Africa Asia Europe North America South America Oceania
You are here: Home > Asia > India

India Business

Business and Economy of India

1981 Indira is killed

The situation in Punjab ended up costing Indira life when a Sikh from her bodyguard ended up killing her. In the wake of this killing, thousands of Sikhs were killed by vengeful thirsty paramilitary Hindu groups. Across formalities such as the Constitution and Congress party statutes, Indira’s son, Rajiv, was quickly appointed prime minister and leader of the party. He received great support in the election in 1985, when the party captured 401 out of Parliament's 508 seats. No other party was able to conquer the necessary 50 seats to officially be recognized as opposition. Despite the clear victory, some strongly nationalist regions turned their backs on Gandhi. This was especially true of the states of Karnataka and Andhra Pradesh, where the charismatic former actor, Tama Rao had a great influence. Gandhi also lost Sikkim. A small kingdom in the Himalayas like India had annexed in the 70s. Here, the separatist party, Sikkim Sangram won the Parishad.

According to countryaah, Gandhi took various steps to solve the problems in Punjab. He appointed a reconciliation governor for the region, detained the political prisoners - including opposition leaders - and declared that members of his own party who had participated in the violence against the Sikhs would be prosecuted and sentenced. He thus paved the way for dialogue with the Sikhs' largest party in the region, Akali Dal and other opposition groups. Despite the radical differences in positions, progress was made. The forces advocating greater autonomy for Punjab suggested that the central government should retain responsibility for defense, foreign policy, money issue, postal services, roads and telecommunications. On the other hand, the state government had greater autonomy than India's other states.

In 1987, India intervened in the conflict in Sri Lanka. Pressures were being made to establish a ceasefire between Singaporeans and Tamils, and India sent troops to neighboring countries. Three years later, the Indian peacekeepers were discreetly pulled out, after suffering heavy losses.

During the same period, India participated with Argentina, Sweden, Tanzania, Mexico and Greece in the efforts to have the superpowers restrict the arms race. At the same time, the Prime Minister declared that India would not relinquish its nuclear weapons if Pakistan continued its efforts to build a nuclear bomb.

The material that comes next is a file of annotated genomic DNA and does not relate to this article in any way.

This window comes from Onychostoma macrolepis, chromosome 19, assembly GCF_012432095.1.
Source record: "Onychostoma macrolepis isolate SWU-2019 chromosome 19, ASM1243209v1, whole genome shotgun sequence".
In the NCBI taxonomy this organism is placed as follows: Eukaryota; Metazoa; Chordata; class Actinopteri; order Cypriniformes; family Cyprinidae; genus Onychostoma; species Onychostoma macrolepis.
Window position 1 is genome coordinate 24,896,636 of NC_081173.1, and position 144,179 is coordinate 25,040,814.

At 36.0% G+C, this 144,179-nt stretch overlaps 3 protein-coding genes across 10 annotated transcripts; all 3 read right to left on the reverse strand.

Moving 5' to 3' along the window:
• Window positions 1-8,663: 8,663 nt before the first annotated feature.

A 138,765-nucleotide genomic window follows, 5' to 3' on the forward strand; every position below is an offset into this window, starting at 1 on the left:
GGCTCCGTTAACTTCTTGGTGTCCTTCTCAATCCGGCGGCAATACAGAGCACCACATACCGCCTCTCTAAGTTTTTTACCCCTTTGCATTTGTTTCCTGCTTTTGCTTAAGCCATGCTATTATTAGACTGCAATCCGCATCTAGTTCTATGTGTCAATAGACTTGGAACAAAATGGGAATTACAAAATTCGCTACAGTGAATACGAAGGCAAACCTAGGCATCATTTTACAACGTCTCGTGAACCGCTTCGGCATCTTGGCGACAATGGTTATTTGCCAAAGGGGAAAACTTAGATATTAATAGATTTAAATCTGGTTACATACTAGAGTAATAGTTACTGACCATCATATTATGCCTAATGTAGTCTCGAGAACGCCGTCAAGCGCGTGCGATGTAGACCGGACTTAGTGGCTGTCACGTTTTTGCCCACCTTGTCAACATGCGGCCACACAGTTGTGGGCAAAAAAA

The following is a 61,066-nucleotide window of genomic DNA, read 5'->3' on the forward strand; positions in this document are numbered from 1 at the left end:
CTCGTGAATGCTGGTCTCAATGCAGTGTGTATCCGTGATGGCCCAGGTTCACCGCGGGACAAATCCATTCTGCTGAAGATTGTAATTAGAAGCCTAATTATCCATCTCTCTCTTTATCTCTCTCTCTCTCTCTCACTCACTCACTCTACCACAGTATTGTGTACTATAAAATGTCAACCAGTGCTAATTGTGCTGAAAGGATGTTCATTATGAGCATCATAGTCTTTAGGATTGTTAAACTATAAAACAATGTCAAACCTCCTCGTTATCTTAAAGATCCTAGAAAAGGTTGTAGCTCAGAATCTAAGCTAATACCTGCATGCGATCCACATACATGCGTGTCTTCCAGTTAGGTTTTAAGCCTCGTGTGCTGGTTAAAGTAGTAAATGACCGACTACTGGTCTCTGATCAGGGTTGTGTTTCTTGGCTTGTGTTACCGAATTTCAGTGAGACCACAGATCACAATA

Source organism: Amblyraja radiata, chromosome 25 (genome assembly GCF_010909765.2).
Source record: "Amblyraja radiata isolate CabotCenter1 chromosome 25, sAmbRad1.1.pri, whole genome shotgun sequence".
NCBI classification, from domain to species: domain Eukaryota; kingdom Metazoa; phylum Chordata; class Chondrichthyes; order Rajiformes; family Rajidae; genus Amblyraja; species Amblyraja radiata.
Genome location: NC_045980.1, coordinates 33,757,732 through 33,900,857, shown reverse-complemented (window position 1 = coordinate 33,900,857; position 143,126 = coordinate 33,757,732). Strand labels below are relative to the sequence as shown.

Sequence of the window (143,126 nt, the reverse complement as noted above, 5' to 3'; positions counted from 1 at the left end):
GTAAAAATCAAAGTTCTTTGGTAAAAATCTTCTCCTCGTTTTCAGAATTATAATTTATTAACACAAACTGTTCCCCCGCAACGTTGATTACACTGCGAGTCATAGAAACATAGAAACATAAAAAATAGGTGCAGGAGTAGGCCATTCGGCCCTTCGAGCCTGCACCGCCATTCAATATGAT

In its foreign policy, India maintained its alliance freedom, but internally a number of important changes were implemented. Rajiv Gandhi made the microcomputer a symbol of his policy of rapid «modernization». He promised the private sector that he would lift restrictions on imports and purchases of foreign technology as well as lower the tax burden. At the same time, the trade union movement expressed fears that sophisticated technology would create unemployment and that the national industry would not be able to survive competition with foreign products.

In November 1989 elections were conducted in a climate characterized by violence that cost over 100 lives. At this election, the opposition stepped forward. The Congress party reduced the number of seats to 192 against the Janata Dal coalition's 141st. The latter, along with the National Front, joined a coalition government led by Prime Minister Vishwanath Pratap Singh. This was only possible due to support from the right-wing Partido Bharatiya Janata Party and several small groups on the left.

Business and Economy of India BusinessTensions between India and Pakistan escalated in March 1990 as a result of the latter's support for autonomy movements in Kashmir. There was a risk that a war between the two countries would lead to the use of nuclear weapons. The increasingly deep economic crisis in November led to sharper confrontations between Hindus and Muslims. Prime Minister Singh was replaced with Chandra Shekhar - also from Janata Dal.

1991 Rajiv Gandhi is killed

On May 20, 1991, elections for parliament again began. A bloody election campaign had taken place that had killed more than 280 people. However, the election was canceled the day after when Rajiv Gandhi was killed by a suicide attack by a member of the liberation movement, the Tamil Tigers. A week later, Narasimha Rao was appointed Gandhi's successor as leader of the Congress party. The election was resumed 12-16. June. It had been the bloodiest in India's history so far. Only 53% of eligible voters voted. The Congress party got 225 seats against Bharatiya Janata's 119.

In August 1991, the new government announced a drastic economic change in the direction of liberalism, thus settling the economic policies that had prevailed since independence. The price change led to criticism and triggered protests. This development had been 10 years along the way and had been accelerated by the collapse of the Soviet Union. Despite its alliance freedom, India had been more closely linked to the Soviet Union than to the United States since independence.

As early as September of the previous year, 70,000 representatives of various indigenous peoples had gathered to prevent the construction of dams across the holy river Narmada. The project would have submerged ancient temples and traditional cultivation areas. More than 200,000 people who had been displaced by the project in 1991 manifested their dissatisfaction. This and other infrastructure projects are part of the tradition of industrial development regardless of the ecological impact. The security problems at the country's 7 nuclear reactors remain unresolved and the control of companies that pollute is insufficient.

 

Other Countries in Asia

Cheer Countries Copyright 2001 - 2020 All Rights Reserved